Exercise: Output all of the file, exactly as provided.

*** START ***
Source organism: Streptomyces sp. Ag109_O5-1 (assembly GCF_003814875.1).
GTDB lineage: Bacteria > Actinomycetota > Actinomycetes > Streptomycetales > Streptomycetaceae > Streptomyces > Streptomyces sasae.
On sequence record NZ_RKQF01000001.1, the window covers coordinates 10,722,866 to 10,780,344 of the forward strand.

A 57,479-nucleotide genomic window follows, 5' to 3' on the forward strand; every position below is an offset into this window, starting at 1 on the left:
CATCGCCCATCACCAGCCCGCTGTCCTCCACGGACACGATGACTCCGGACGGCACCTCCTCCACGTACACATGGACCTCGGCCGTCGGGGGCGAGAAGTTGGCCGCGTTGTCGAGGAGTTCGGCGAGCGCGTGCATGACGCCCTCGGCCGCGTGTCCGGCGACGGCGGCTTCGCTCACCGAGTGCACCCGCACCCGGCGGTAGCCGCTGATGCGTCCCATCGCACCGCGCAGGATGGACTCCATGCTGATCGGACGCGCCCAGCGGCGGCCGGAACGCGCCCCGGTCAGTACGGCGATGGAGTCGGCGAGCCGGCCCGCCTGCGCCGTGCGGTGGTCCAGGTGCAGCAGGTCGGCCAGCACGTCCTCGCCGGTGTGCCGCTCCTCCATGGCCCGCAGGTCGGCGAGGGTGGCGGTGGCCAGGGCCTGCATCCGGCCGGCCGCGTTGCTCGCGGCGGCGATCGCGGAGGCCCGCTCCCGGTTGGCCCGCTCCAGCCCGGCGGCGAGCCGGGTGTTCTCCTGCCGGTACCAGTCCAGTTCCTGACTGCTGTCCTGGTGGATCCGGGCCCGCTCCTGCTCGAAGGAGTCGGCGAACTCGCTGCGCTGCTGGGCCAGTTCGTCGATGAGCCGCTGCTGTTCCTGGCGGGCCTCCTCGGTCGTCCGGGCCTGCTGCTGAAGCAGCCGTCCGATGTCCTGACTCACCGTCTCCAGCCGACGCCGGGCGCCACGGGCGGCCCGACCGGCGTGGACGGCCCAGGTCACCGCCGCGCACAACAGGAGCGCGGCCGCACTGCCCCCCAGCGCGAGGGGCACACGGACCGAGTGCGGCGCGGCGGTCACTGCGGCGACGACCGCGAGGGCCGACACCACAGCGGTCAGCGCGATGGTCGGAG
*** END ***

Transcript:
Source organism: Streptomyces sp. Ag109_O5-1 (assembly GCF_003814875.1).
GTDB lineage: Bacteria > Actinomycetota > Actinomycetes > Streptomycetales > Streptomycetaceae > Streptomyces > Streptomyces sasae.
On sequence record NZ_RKQF01000001.1, the window covers coordinates 10,722,866 to 10,780,344 of the forward strand.

A 57,479-nucleotide genomic window follows, 5' to 3' on the forward strand; every position below is an offset into this window, starting at 1 on the left:
CATCGCCCATCACCAGCCCGCTGTCCTCCACGGACACGATGACTCCGGACGGCACCTCCTCCACGTACACATGGACCTCGGCCGTCGGGGGCGAGAAGTTGGCCGCGTTGTCGAGGAGTTCGGCGAGCGCGTGCATGACGCCCTCGGCCGCGTGTCCGGCGACGGCGGCTTCGCTCACCGAGTGCACCCGCACCCGGCGGTAGCCGCTGATGCGTCCCATCGCACCGCGCAGGATGGACTCCATGCTGATCGGACGCGCCCAGCGGCGGCCGGAACGCGCCCCGGTCAGTACGGCGATGGAGTCGGCGAGCCGGCCCGCCTGCGCCGTGCGGTGGTCCAGGTGCAGCAGGTCGGCCAGCACGTCCTCGCCGGTGTGCCGCTCCTCCATGGCCCGCAGGTCGGCGAGGGTGGCGGTGGCCAGGGCCTGCATCCGGCCGGCCGCGTTGCTCGCGGCGGCGATCGCGGAGGCCCGCTCCCGGTTGGCCCGCTCCAGCCCGGCGGCGAGCCGGGTGTTCTCCTGCCGGTACCAGTCCAGTTCCTGACTGCTGTCCTGGTGGATCCGGGCCCGCTCCTGCTCGAAGGAGTCGGCGAACTCGCTGCGCTGCTGGGCCAGTTCGTCGATGAGCCGCTGCTGTTCCTGGCGGGCCTCCTCGGTCGTCCGGGCCTGCTGCTGAAGCAGCCGTCCGATGTCCTGACTCACCGTCTCCAGCCGACGCCGGGCGCCACGGGCGGCCCGACCGGCGTGGACGGCCCAGGTCACCGCCGCGCACAACAGGAGCGCGGCCGCACTGCCCCCCAGCGCGAGGGGCACACGGACCGAGTGCGGCGCGGCGGTCACTGCGGCGACGACCGCGAGGGCCGACACCACAGCGGTCAGCGCGATGGTCGGAG